Tuesday, November 23, 2010

November 16 - Day Nineteen - Panmure Redux

Practicum Day 19
hours worked: 8
hours to date: 106

Back to Panmure on the south side of Auckland. Today marks the day when I have officially spent 100 hours exploring professional roles and work of librarians. Strangely, today was the day that was most reminiscent of work I did at Cleveland Heights. Engaged in some of the practical tasks, thinking like a customer, being available to help when needed, a mix of planning and execution, balancing the necessary with the exciting and elusive. In its own nerdy way (meaning ultra-precise in detail and application), reshelving books is instructive and interesting. Shelving books lets you know what patrons are checking out and what else is in the collection. With more context, you start to wonder about where books should go. Why is the Johnny Cash biography with the music books, rather than the biographies? Why are the bodies of work of photographers in photography, not biography? (In a nod to dewey, music biographies are 780.92, which may generate from 920 being the number for biography) These tasks have a bit of Mr. Miyagi's aura about it - learning through meditative repetition. One lesson I learned is to start shelving with the art books, which are thicker and so there are fewer of them per cart.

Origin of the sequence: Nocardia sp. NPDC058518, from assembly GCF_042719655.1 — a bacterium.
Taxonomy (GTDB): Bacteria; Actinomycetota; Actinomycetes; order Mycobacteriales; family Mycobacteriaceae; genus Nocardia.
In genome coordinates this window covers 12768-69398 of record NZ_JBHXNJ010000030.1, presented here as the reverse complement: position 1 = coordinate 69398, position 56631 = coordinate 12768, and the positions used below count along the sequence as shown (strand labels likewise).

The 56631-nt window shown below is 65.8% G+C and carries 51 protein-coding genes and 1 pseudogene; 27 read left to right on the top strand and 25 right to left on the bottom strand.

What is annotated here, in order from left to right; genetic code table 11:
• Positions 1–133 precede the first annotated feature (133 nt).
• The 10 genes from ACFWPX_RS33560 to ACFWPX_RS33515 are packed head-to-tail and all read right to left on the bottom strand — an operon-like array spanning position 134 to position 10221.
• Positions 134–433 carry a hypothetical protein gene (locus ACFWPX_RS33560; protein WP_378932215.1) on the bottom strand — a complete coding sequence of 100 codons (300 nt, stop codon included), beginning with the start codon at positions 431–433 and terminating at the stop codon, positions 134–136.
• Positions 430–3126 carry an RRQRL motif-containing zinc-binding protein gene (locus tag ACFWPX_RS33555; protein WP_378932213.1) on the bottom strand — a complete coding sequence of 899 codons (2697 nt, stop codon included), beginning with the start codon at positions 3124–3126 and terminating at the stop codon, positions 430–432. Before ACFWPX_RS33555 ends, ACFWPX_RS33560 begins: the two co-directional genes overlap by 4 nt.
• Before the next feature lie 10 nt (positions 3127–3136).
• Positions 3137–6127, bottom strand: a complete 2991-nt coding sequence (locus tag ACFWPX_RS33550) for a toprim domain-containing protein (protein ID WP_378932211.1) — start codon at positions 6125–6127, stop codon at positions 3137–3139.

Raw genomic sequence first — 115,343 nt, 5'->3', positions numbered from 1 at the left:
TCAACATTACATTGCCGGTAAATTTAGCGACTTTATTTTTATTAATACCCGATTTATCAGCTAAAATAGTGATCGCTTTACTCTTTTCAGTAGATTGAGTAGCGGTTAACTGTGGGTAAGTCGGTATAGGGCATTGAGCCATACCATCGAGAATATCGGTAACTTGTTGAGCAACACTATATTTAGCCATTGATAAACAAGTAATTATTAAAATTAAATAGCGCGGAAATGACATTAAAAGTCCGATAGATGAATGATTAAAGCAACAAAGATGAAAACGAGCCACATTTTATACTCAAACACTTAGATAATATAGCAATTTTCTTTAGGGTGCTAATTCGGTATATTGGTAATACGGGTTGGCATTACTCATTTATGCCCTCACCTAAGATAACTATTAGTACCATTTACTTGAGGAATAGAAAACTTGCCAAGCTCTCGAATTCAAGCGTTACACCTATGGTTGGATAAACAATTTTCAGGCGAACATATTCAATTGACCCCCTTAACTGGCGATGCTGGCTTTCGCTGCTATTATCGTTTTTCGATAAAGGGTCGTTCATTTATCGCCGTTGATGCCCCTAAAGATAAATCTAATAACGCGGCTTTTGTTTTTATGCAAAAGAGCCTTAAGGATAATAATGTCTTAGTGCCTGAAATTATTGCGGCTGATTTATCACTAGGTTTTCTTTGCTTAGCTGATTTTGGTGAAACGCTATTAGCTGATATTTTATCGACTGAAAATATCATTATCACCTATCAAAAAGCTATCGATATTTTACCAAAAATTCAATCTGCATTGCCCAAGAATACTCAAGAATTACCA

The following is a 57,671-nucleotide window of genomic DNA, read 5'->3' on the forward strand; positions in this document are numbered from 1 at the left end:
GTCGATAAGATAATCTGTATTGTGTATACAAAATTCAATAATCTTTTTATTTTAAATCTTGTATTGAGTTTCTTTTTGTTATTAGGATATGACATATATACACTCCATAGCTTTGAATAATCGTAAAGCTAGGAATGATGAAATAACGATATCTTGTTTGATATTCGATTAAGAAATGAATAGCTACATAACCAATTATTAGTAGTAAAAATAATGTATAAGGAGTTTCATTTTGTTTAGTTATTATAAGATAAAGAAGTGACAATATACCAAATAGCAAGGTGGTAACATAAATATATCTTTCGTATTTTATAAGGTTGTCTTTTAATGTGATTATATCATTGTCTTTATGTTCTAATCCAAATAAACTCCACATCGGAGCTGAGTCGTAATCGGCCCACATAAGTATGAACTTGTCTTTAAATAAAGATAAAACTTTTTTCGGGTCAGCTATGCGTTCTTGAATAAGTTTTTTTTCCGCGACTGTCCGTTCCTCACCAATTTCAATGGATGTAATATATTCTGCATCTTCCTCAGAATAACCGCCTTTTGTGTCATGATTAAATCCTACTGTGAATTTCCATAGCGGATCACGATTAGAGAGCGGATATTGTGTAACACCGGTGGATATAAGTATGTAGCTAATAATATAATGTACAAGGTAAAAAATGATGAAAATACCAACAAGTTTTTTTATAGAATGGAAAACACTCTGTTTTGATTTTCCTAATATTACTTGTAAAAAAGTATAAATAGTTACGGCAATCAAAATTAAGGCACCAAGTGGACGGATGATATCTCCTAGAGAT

I was lucky to be included in storytime, yet again. This time the theme was clothes, and I got to read You Can't Go To School Naked! by Diane Billstrom. And why not? Because you would get sunburn, or frostbite, or slimed on by frogs at show and tell are all good reasons. The most compelling to me involved what would happen to you by the time you get to the bottom of the slide - getting fried! The afternoon rolled around very quickly, and with it came Akozone, the after school homework club. Trading reading for computer time works very well. Sometimes I find myself engaged with the reading, like today's book about tigers as an endangered species, but you can only take so many readings of Franny K. Stein. I find though, that once you get to know kids, and they know that you care about them, they will give you a chance to offer them something new. I was so happy to get to that point with a few kids on only the second time there. As evidence, I submit the girl who sat through a book of Marc Chagall's work (which I had shelved earlier in the day).

in the staff room

hot chocolates today: 0. Panmure does not have a hot chocolate machine, although they DO have a very nice balcony that just needs maybe a potted tree and a nice chair.

hot chocolates to date: 21

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